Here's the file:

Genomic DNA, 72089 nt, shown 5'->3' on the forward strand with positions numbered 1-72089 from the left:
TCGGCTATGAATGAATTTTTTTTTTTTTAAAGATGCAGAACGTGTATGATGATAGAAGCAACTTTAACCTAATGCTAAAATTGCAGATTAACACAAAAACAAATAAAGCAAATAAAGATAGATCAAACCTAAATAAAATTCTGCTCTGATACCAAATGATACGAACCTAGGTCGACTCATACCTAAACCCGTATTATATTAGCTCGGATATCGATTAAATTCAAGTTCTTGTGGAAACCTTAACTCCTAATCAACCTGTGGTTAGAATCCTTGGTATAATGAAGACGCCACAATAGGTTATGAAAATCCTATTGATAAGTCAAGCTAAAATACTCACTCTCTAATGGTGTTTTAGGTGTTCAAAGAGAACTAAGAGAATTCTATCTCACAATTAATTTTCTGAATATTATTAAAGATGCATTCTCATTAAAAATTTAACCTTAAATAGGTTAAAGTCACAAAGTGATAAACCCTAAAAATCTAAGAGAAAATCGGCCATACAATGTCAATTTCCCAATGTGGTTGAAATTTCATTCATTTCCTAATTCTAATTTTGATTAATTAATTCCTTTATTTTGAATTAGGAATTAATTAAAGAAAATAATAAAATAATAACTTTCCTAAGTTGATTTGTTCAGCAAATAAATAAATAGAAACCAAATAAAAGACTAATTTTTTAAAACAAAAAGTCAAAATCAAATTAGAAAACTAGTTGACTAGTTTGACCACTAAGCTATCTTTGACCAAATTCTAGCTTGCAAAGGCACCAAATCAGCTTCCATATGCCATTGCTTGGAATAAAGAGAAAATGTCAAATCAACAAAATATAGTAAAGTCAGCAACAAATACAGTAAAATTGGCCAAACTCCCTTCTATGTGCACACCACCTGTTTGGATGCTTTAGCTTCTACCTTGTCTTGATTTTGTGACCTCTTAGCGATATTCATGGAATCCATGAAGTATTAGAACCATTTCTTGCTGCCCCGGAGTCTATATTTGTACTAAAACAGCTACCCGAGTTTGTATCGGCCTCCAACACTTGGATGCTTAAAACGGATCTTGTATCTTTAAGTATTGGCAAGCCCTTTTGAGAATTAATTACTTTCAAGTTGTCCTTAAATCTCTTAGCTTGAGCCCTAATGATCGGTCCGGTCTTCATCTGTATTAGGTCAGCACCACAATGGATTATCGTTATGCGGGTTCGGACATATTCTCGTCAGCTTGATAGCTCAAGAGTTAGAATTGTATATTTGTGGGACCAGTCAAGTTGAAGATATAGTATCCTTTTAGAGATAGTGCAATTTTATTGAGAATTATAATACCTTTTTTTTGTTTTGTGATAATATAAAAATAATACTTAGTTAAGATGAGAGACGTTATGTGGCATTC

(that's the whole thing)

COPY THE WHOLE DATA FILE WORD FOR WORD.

Genomic DNA, 72089 nt, shown 5'->3' on the forward strand with positions numbered 1-72089 from the left:
TCGGCTATGAATGAATTTTTTTTTTTTTAAAGATGCAGAACGTGTATGATGATAGAAGCAACTTTAACCTAATGCTAAAATTGCAGATTAACACAAAAACAAATAAAGCAAATAAAGATAGATCAAACCTAAATAAAATTCTGCTCTGATACCAAATGATACGAACCTAGGTCGACTCATACCTAAACCCGTATTATATTAGCTCGGATATCGATTAAATTCAAGTTCTTGTGGAAACCTTAACTCCTAATCAACCTGTGGTTAGAATCCTTGGTATAATGAAGACGCCACAATAGGTTATGAAAATCCTATTGATAAGTCAAGCTAAAATACTCACTCTCTAATGGTGTTTTAGGTGTTCAAAGAGAACTAAGAGAATTCTATCTCACAATTAATTTTCTGAATATTATTAAAGATGCATTCTCATTAAAAATTTAACCTTAAATAGGTTAAAGTCACAAAGTGATAAACCCTAAAAATCTAAGAGAAAATCGGCCATACAATGTCAATTTCCCAATGTGGTTGAAATTTCATTCATTTCCTAATTCTAATTTTGATTAATTAATTCCTTTATTTTGAATTAGGAATTAATTAAAGAAAATAATAAAATAATAACTTTCCTAAGTTGATTTGTTCAGCAAATAAATAAATAGAAACCAAATAAAAGACTAATTTTTTAAAACAAAAAGTCAAAATCAAATTAGAAAACTAGTTGACTAGTTTGACCACTAAGCTATCTTTGACCAAATTCTAGCTTGCAAAGGCACCAAATCAGCTTCCATATGCCATTGCTTGGAATAAAGAGAAAATGTCAAATCAACAAAATATAGTAAAGTCAGCAACAAATACAGTAAAATTGGCCAAACTCCCTTCTATGTGCACACCACCTGTTTGGATGCTTTAGCTTCTACCTTGTCTTGATTTTGTGACCTCTTAGCGATATTCATGGAATCCATGAAGTATTAGAACCATTTCTTGCTGCCCCGGAGTCTATATTTGTACTAAAACAGCTACCCGAGTTTGTATCGGCCTCCAACACTTGGATGCTTAAAACGGATCTTGTATCTTTAAGTATTGGCAAGCCCTTTTGAGAATTAATTACTTTCAAGTTGTCCTTAAATCTCTTAGCTTGAGCCCTAATGATCGGTCCGGTCTTCATCTGTATTAGGTCAGCACCACAATGGATTATCGTTATGCGGGTTCGGACATATTCTCGTCAGCTTGATAGCTCAAGAGTTAGAATTGTATATTTGTGGGACCAGTCAAGTTGAAGATATAGTATCCTTTTAGAGATAGTGCAATTTTATTGAGAATTATAATACCTTTTTTTTGTTTTGTGATAATATAAAAATAATACTTAGTTAAGATGAGAGACGTTATGTGGCATTC